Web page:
The Principles of Political Economy

Henry Sidgwick

Book III

Chapter VII


§3. The most extreme means which have been proposed for equalizing distribution are the systems commonly designated by the terms ``Communism'' and ``Socialism''; which involve either the almost entire abolition of private property, or its restriction to consumers' wealth. These terms, however, and especially the adjectives Communistic and Socialistic, are also used more widely to describe the general principle of any modes of governmental interference which have for their object the attainment of the same result in a more partial way. This practice appears to me convenient; but in order to prevent vagueness it will be well to give each of the terms as precise a signification as possible, without deviating materially from ordinary usage.

Of the two terms `Socialism' is the more comprehensive: Communism being generally regarded as an extreme form of Socialism, in which the most thorough-going antagonism to the institution of private property is manifested. It would, however, be hardly convenient to restrict the term Communism to systems involving the complete abolition of this institution; since no one, I suppose, has ever seriously recommended that (e.g.) a man should not have private property in his clothes. I think therefore that the most useful way in which we can employ the terms Communism and Communistic, without deviating materially from ordinary usage, is to restrict them to those schemes or measures of governmental interference for equalizing distribution which discard or override the principle that a labourer's remuneration should be proportioned to the value of his labour.

The proposal to organize society on a Communistic plan, so as to distribute the annual produce of the labour and capital of the community either in equal shares, or in shares varying not according to the deserts but according to the needs of the recipient, is one of which the serious interest has now passed away; though a generation ago it had not a few adherents, and was supported with earnestness and ability by more than one competent writer. And, notwithstanding what has been urged in the preceding section, the proposition that a Communistic distribution would produce more happiness than the present system, if it could be realized without materially affecting production, or removing needful checks to population, is at any rate a very plausible one. But even if it were completely true I cannot doubt that the removal of the normal stimulus to labour (bodily and intellectual) and to care, which the present individualistic system supplies, would so much reduce the whole produce to be divided, that any advantage derived from greater economy of distribution would be decidedly outweighed---even supposing that no material change took place in population. Probably few of my readers will dispute this; but I may suggest to any one who is inclined to doubt it, to compare the average energy and perseverance in labour displayed by even respectable and conscientious rich persons, even when they select their own work, with the average energy and perseverance of professional men.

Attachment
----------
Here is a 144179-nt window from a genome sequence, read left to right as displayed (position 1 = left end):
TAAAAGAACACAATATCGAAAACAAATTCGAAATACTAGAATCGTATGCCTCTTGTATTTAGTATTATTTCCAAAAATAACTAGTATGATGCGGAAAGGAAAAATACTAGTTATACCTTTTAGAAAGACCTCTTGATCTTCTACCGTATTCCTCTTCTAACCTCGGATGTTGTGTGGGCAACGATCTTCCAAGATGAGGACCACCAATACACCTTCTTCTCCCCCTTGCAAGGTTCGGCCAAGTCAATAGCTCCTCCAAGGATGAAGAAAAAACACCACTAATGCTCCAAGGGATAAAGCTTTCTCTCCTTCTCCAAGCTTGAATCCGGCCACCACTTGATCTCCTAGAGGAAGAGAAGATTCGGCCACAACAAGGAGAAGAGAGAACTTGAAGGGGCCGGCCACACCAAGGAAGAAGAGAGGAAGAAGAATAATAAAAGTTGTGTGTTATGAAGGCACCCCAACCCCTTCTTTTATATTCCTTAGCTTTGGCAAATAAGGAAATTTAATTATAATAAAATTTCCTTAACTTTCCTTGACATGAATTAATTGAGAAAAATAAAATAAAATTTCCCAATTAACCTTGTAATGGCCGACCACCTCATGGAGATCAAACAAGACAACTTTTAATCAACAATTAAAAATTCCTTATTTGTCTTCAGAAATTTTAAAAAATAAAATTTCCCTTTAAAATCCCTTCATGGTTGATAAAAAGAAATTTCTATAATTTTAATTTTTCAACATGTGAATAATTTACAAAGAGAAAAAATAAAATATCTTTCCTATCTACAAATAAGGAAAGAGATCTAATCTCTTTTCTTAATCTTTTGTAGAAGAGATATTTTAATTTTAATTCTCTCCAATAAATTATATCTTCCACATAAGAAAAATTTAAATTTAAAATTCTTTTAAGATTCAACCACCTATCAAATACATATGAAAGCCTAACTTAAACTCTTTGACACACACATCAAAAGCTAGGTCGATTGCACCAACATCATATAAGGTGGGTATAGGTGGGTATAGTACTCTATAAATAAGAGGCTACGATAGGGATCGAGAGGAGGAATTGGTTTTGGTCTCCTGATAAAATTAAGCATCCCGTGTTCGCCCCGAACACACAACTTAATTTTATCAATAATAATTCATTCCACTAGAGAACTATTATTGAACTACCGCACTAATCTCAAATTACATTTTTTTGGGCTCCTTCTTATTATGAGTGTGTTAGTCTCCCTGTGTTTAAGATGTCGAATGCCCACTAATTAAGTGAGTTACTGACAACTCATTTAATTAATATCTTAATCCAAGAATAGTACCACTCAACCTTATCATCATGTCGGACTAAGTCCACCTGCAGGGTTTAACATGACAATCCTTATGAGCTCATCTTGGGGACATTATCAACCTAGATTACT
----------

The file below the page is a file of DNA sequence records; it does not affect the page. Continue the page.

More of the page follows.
If this objection be allowed to be decisive, there will be no necessity to raise the very uninviting ethical questions which would be inevitably presented by the practical problem of preventing too great increase of population in a communistic society. I do not indeed regard this problem as insoluble; but I do not see how the difficulties in which it is involved are to be overcome without such a revolution in the traditional habits and sentiments regulating the relations of the sexes as no thoughtful person could contemplate without alarm and, disquiet.

The definition of Communism, as above laid down, is tolerably distinct; and it enables us to give a definite significance to the adjective `communistic', in its wider application to denote the tendency of minor governmental interferences. That is, we shall classify as communistic any law or institution by which a portion of the aggregate produce of a community is, by the agency of Government, distributed to individuals according to considerations of Need, without regard to their Deserts or previous services. For instance, according to this definition, the English Poor-Law is communistic in its effects---though not, perhaps, in its principle. So again, public roads, parks, libraries, churches, &c., so far as they are freely used by persons who are not taxed for their maintenance, must be called communistic; though, as we shall hereafter (§ 6) notice, the bad effects of communism are thought to be avoided or outweighed in these cases.

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